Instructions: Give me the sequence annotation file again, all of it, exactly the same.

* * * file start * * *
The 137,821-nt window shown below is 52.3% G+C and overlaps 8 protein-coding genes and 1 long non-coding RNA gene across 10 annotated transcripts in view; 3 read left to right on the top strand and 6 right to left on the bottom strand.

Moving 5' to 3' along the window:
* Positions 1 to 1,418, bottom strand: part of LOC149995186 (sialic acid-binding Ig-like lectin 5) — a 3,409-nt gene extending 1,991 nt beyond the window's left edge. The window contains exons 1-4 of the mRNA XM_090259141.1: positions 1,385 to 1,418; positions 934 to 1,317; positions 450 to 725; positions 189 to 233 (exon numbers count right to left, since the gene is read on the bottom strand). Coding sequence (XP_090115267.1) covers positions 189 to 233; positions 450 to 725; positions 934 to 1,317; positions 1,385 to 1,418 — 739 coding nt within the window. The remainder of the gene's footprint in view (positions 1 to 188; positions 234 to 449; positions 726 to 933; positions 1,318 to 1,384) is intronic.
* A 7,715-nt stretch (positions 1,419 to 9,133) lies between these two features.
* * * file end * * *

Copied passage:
The 137,821-nt window shown below is 52.3% G+C and overlaps 8 protein-coding genes and 1 long non-coding RNA gene across 10 annotated transcripts in view; 3 read left to right on the top strand and 6 right to left on the bottom strand.

Moving 5' to 3' along the window:
* Positions 1 to 1,418, bottom strand: part of LOC149995186 (sialic acid-binding Ig-like lectin 5) — a 3,409-nt gene extending 1,991 nt beyond the window's left edge. The window contains exons 1-4 of the mRNA XM_090259141.1: positions 1,385 to 1,418; positions 934 to 1,317; positions 450 to 725; positions 189 to 233 (exon numbers count right to left, since the gene is read on the bottom strand). Coding sequence (XP_090115267.1) covers positions 189 to 233; positions 450 to 725; positions 934 to 1,317; positions 1,385 to 1,418 — 739 coding nt within the window. The remainder of the gene's footprint in view (positions 1 to 188; positions 234 to 449; positions 726 to 933; positions 1,318 to 1,384) is intronic.
* A 7,715-nt stretch (positions 1,419 to 9,133) lies between these two features.